Things cost more in Alaska. A very expensive reason why is the century-old law known as the Jones Act.

Section 27 of the act—named for Sen. Wesley Jones, R-Wash., who served in the Senate in the early part of the 20th century—requires that ships transporting goods between U.S. ports must be at least 75% U.S.-owned, at least 75% U.S. crewed, and assembled in the U.S. of components almost entirely fabricated in the U.S.

Among the many inefficiencies caused by the act—also known as the Merchant Marine Act of 1920—is that it drives up the price of shipped goods between U.S. ports.

There are few seaworthy ships that adhere to the rules of the Jones Act and those that do are expensive to build and to operate.

The daily operating cost of crew, tools, supplies, maintenance and repair,  insurance, and overhead of operating a Jones Act-compliant, U.S.-flagged ship was calculated as being $20,053 per day in 2010, compared with only $7,454 for the foreign-flagged vessels that are prohibited from transporting goods between U.S. ports due to the Jones Act.

As a consequence, goods and produce shipped on Jones Act vessels are pricier.

Or, goods travel by truck, air, or rail; snarl traffic; waste resources; and increase pollution.

Or, buyers look outside the United States for their goods so they don’t have to use Jones Act vessels—like when Virginia and Maryland bought rock salt used for treating icy roads in winter from Chile instead of Louisiana.

The Jones Act is a typical example of political cronyism at work in perverting economic policy: A small group of people lobby extensively to receive a government economic benefit whose cost is spread widely over the entire population.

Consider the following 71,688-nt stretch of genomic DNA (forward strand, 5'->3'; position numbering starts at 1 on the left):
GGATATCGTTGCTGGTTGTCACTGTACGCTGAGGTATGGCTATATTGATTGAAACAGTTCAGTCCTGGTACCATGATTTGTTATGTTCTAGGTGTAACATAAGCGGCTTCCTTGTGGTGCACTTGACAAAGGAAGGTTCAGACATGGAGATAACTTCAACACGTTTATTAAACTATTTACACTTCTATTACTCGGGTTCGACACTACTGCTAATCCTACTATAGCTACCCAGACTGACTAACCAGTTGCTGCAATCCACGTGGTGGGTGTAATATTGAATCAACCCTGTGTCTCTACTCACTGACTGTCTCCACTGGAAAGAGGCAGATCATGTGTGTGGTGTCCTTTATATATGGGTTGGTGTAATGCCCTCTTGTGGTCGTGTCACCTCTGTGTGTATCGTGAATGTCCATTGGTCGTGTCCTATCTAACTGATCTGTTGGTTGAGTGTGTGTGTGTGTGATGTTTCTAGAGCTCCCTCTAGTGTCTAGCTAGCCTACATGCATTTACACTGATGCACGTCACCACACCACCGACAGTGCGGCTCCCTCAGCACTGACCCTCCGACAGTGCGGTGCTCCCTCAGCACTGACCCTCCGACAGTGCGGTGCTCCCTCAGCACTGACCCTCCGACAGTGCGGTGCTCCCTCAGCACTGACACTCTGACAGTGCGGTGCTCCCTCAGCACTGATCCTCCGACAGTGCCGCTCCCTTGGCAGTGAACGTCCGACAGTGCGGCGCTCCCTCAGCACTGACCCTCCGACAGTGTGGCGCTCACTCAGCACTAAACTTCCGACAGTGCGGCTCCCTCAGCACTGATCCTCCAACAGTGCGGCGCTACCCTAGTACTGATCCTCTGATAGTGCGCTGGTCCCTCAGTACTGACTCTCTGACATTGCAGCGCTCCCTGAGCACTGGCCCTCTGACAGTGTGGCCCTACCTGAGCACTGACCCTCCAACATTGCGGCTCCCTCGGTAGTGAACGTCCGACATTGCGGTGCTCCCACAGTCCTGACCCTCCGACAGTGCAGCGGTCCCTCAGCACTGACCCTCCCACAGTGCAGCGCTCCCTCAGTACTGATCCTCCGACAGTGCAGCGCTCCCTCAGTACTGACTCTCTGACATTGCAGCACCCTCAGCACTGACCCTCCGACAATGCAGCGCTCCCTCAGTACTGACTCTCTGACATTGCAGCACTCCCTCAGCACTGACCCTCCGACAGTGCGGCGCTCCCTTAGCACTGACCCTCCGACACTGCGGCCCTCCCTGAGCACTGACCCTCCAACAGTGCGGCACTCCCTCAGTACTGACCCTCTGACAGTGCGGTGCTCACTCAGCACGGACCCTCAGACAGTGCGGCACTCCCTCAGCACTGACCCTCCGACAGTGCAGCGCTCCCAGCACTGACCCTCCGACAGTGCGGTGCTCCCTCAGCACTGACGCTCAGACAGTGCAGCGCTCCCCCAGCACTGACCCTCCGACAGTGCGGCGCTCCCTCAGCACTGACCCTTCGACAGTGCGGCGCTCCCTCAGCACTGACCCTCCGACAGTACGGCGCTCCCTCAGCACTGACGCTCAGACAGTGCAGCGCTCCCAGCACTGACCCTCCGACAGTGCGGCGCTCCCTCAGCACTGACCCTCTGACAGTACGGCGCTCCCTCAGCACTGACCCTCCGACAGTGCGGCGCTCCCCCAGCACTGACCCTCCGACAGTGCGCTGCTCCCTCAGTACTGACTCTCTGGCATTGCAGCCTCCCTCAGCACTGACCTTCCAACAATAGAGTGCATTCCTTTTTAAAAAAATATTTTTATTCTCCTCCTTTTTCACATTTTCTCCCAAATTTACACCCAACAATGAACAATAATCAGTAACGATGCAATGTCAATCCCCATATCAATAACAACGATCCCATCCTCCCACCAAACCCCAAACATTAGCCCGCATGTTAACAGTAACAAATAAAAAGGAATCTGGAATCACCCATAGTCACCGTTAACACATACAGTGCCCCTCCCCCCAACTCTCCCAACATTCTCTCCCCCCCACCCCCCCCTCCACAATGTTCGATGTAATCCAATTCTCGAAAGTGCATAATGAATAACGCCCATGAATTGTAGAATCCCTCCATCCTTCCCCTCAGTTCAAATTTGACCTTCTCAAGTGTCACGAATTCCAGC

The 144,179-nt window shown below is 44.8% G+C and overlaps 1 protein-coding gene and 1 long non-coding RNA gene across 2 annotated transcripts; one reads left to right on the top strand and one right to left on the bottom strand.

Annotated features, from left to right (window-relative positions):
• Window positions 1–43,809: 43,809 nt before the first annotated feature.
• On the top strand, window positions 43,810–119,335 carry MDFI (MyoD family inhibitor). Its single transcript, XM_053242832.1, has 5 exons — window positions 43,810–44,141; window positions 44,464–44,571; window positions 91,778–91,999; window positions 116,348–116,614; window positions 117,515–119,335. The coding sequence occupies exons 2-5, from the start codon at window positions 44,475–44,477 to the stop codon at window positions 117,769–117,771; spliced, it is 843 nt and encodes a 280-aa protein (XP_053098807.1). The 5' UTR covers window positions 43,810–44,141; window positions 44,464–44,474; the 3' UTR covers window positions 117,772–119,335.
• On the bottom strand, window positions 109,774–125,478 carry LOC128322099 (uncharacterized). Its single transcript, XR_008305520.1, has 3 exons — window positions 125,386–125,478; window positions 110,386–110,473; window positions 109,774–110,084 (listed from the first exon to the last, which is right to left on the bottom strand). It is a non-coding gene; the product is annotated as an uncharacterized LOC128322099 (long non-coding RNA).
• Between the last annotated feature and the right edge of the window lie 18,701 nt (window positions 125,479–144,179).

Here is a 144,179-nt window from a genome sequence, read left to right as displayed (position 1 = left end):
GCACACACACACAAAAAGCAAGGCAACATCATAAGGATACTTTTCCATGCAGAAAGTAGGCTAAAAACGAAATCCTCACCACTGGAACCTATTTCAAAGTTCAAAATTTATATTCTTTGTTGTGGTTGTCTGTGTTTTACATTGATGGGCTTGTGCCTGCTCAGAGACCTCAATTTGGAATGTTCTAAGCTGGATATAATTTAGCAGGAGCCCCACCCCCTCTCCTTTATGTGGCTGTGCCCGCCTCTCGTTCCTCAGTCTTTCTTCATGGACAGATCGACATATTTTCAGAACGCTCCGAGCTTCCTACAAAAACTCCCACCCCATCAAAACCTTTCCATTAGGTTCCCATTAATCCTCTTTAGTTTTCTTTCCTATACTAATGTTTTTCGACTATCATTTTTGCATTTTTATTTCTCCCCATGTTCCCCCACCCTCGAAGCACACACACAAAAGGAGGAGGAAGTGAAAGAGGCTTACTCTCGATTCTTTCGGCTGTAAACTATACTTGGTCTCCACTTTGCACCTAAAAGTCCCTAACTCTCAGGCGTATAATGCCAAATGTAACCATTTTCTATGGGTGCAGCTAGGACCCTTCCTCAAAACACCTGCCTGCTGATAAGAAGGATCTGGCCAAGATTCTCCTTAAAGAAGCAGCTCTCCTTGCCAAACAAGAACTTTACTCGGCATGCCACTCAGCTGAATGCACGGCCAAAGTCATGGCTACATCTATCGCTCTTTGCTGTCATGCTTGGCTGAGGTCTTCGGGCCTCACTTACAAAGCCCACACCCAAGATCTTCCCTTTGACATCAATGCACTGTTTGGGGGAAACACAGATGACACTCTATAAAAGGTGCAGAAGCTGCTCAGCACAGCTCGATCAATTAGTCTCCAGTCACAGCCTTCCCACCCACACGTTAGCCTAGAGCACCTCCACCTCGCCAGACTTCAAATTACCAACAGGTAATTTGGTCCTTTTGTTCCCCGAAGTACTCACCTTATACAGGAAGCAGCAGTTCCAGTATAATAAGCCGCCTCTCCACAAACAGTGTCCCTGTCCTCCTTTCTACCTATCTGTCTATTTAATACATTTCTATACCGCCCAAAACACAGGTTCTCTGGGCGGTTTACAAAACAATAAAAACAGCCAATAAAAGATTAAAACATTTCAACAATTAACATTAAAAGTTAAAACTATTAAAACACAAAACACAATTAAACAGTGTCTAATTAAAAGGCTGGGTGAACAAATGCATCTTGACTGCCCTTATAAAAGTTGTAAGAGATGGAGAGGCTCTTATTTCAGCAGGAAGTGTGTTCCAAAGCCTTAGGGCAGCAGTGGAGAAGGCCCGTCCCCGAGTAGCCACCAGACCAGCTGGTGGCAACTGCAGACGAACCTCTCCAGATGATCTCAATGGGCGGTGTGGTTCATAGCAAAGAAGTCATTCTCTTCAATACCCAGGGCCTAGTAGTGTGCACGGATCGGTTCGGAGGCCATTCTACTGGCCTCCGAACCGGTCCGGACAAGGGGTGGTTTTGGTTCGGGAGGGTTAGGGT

The hope is that the overall population won’t notice the pennies being plucked from their pockets to enrich the politically connected beneficiaries.

In this case, the small group includes the dwindling number of domestic shipyards in the U.S. and some labor unions. The larger group includes everyone shopping for something at a grocery store.

Grocery items in the four Alaskan cities of Juneau, Kodiak, Fairbanks, and Anchorage, average more than 38% more expensive than in the average U.S. city, in large part due to the state’s dependence on maritime transportation having to comply with the Jones Act.

The transportation of crude oil and natural gas from U.S. port to U.S. port is also more expensive as a result of the Jones Act.

President Donald Trump was recently rumored to be considering relaxing some Jones Act requirements to more cost effectively ship natural gas by ship in the U.S.

Sen. Bill Cassidy, R-La., threw a wet blanket on that idea when he announced after meeting with Trump that no waivers to the law are imminent.

The president’s apparent change of heart may be due in part to the advocacy for the Jones Act at the meeting by Alaska’s two Republican senators, Dan Sullivan and Lisa Murkowski.

Why would Alaska’s senators be arguing in favor of a law that so clearly raises costs for their constituents? For whatever reason, the vested interests of the sea transport industry have won the day in the competition for the senators’ ears.